23 So the Casual Register for a group of white suburban teenagers is quite different from the casual register of a group of African Americans, or a group of Native Americans. These would be differences in vocabulary (slang), grammar, intonation and usage and the differences might be quite fluid, changing often.

24 BUT! There is little room for variation at the top of the pyramid. The Frozen Register is just that – frozen. No creative melting or thawing allowed. The Formal Register is close to that, and, I would argue, is based on white middle class formal English – again, the class in power. Language is all about power, remember?

25 Language is all about power To re-visit this idea – We mark and judge people immediately upon speaking with them. We make judgements about their education their background their income their intelligence We adjust ourselves in our relationship to them, according to each piece of linguistic information we receive.

26 EXPECTATIONS keeping in mind language = power We expect people in authority to speak a certain way, using the formal register. Businessmen Politicians Supervisors, administrators Professors, teachers Professionals (doctors, lawyers) TV Newscasters We would be disappointed and disconcerted and distrustful if they did not.

27 A simple truth You must master the upper registers if you want to get to certain upper positions in US society. (barring rap stars, athletes and some other groups. They seem to have a ticket to ignore language register requirements.)

28 What does this mean for teaching? First some background. Every language has different registers. Many mark them more overtly than English does. Romance languages – tu/vous in French, tu/usted in Spanish, tu/lei in Italian Germanic languages – du/Sie in German, du/ni in Swedish

29 Register in Japanese:  a very complex system of honorifics expressed by prefixes, suffixes, verb forms, vocabulary choices, etc.  organized into three main categories: respectful language humble language polite language The first two are referent honorifics, used for someone being talked about, and the third is an addressee honorific, used for someone being talked to.

30 In addition, the Japanese system factors in: Gender differences Age of each person communicating In-group/out-group Business dynamics between superiors/subordinates and between businessman/customer And we thought we had it hard!

31 If ESL learners do have such overt register markings in their native tongues, sometimes they feel that English is completely free-wheeling with its lack of markers. No suffix to show respect – no need to worry about it at all then!

32 Implications for teaching We know this is not the case – so how do we address it with our learners?

33 Teach it. Why? We just explored some of the socio-economic reasons why. (language is power) Why not? The more information you can give learners about how this all works, the more power they have.

34 Teach it, continued. Beginners? Yes. In simple ways. Advanced learners? Yes, of course. The more fluent a person is, the higher the expectations of his/her cultural knowledge – he/she are expected to know what to do and when to do it. (Language is behavior.)

35 Teach it explicitly  Look for texts that present the idea of register in some fashion.  Look for texts that present different linguistic forms for learners to choose from and some sort of criteria for choosing It may be watered down – formal/informal distinction. This is better than nothing!

36 Practice it.  Include it in active practice Set up role play situations. Ask learners to monitor their degree of formality. Ask audience to judge degree of formality. Ask learners to flip it – from formal to informal. Exaggerate! How would you say this to the President? To your neighbor and friend? To your principal? To your mother? To the Chairperson of your department?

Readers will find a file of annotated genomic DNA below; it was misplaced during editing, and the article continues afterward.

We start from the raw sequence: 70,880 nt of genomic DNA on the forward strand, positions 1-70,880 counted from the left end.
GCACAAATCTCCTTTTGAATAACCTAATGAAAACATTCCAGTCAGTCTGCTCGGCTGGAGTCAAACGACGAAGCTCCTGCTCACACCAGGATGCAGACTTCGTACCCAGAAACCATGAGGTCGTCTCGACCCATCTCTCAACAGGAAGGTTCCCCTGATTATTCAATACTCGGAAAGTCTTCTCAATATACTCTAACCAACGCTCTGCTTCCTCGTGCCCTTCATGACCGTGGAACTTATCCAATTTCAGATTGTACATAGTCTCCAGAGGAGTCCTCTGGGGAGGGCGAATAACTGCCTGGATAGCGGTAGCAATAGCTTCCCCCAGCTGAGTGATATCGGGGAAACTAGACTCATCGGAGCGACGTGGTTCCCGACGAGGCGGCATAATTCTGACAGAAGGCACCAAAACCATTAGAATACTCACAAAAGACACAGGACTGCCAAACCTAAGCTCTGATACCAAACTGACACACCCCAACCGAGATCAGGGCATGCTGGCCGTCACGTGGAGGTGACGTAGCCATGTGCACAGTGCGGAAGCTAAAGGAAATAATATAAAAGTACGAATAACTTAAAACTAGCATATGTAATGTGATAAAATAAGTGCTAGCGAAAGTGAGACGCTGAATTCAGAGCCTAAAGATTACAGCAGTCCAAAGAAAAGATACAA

37 Talk about it  Point out examples in the language around us.  Ask learners to listen for polite phrases or informal phrases in a listening exercise or when you have a guest speaker or a school assembly.

38 about.com – Kenneth Beare  A clear discussion of register  A WONDERFUL list of example phrases, many of which I borrowed earlier  A GREAT list of business phrases for running a meeting – a formal situation that calls for specific language if ever there was one.

39 Beare, business register  Opening Good morning, everyone. If we are all here, let’s get started.  Welcoming and introducing We’re pleased to welcome... Please join me in welcoming...  Stating the principal objectives We’re here today to... I’ve called this meeting in order to...

40 Beare, continued  Intoducing the qgenda Have you all received a copy of the agenda? Shall we take the points in this order? If you don’t mind, I’d like to go in order today.  Moving forward Shall we get down to business? Is there any other business? Let’s move on to today’s agenda.

41 K. Beare  He covers all the speech acts you need to run a meeting, for example: Introducing the first item on the agenda Closing an item Giving control to another participant Summarizing Finishing up Setting the next meeting Thanking participants for attending Closing the meeting

42 Only non-native speakers? Absolutely not.

43 This affects many of our learners.  Native Americans identified as ELL’s  Adult education learners who may have little experience with the more formal registers of language.  This leads to thoughts of academic language versus playground language, or BICS and CALP, to use a few nice acronyms...

44 Cheryl Carter, Vernon Family Learning Center, Texas ABE lesson online: Understanding language registers as a means to more effective communication Learning Objective: Learners will have a clear understanding of registers of language, will be able to distinguish between different registers, and will be able to utilize these registers for more efffective communication.

45 Carter’s ABE lesson  Introduction to Language Registers Discussion, eliciting examples  Recognizing Language Registers with Little Red Riding Hood story in formal and casual register.  Using Language Registers Asks learners to construct their own http://slincs.coe.utk.edu/gtelab/learning_activities/30carc.html or internet search: Charyl Carter language register

46 The End. Hope you found this interesting. Contact me for resources, or just to talk. Missy Slaathaug missy@pie.midco.net